8. I pulled my cardigan more snugly around my chest and shuffled through the crinkling leaves.

Thanks for playing along!

Friday, January 21, 2011

Do You Need a Happy Ending? Ender's Game

What I'm writing: Assignments for F2K class
What I'm reading: Tough Cookie - Diane Mott Davidson
What I'm knitting: Sweater

My younger son, Mark, is an avid reader, but he doesn't recommend books for me to read. So when he said, "Mom, you should read Ender's Game (by Orson Scott Card)," I wasted no time in doing so. Now that I've finished it (but there are others in the series), I'm really glad I did.

For those who aren't familiar with the book, it's the tale of the Earth after it's been attacked by aliens twice. A third attack is expected, so some humans are bred specifically in the hope that a much-needed military genius will be found. Couples are only allowed to have two children, but if those children are close to what the government needs, but not quite right, they may be allowed (compelled?) to have a third. These Thirds are looked down upon by society.

The main character of the book, Ender, is one of these Thirds. He's taken away from his family (and oh, what a family) when he's six and put into training school. What happens from there is a web of training, lies, machinations, and violence. The adults all have an agenda and they'll push the children as far as they think they can to achieve their goals.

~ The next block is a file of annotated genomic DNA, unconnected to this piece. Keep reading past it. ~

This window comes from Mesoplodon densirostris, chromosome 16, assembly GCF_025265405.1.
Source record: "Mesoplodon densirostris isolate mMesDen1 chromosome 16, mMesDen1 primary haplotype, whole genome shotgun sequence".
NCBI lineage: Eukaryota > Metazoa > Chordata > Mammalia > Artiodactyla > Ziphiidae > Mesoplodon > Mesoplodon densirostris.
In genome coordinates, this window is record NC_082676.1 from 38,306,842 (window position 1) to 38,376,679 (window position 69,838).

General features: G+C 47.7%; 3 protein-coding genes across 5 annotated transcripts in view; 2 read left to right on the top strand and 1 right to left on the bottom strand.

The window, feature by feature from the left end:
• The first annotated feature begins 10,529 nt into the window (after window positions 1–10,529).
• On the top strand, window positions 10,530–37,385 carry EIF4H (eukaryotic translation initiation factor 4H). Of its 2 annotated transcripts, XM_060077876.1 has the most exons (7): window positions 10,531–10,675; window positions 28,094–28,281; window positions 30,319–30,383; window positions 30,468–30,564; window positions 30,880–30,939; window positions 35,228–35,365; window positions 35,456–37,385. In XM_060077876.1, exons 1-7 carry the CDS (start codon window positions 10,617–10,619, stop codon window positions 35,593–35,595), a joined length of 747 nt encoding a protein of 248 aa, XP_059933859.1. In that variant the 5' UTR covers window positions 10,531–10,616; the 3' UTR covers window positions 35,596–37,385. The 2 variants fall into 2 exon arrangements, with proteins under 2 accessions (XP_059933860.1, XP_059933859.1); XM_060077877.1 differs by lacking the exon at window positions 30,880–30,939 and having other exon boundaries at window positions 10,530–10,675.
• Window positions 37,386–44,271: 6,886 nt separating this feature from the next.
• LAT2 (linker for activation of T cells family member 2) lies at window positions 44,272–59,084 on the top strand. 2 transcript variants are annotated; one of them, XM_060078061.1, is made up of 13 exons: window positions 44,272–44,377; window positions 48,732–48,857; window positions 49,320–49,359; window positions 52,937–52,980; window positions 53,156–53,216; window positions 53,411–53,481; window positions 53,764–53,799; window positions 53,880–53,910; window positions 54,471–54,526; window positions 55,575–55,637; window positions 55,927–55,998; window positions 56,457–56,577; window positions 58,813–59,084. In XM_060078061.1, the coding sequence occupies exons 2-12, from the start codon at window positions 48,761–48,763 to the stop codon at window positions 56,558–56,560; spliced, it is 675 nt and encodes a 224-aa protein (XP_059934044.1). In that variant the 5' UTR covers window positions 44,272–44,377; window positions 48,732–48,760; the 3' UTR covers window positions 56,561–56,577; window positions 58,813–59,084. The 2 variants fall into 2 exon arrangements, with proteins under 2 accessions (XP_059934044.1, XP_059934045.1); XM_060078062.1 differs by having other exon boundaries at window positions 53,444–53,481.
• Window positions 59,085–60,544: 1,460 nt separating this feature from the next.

Without giving too much away (because if you haven't read it, you really should), I will tell you that the book, overall, is dark, with a few bright spots here and there to remind you there is still at least a little humanity.

Which brings me to the end of the book and the topic of this post (took me long enough, didn't it?). The book doesn't have a tie-it-in-a-yellow-bow happy ending. I don't think it could - not really. The ending is satisfying in a way that left me thinking: What would I do in Ender's shoes? Would I make the correct choices? Are there any correct choices?

Oh, how I love a book that  makes me think!

Anyway, there's no They lived happily ever after or All was well. There's only resolution (some - but questions as well) and a hope that's so slight, and so far in the future, that it is, perhaps, negligible. For me that's enough.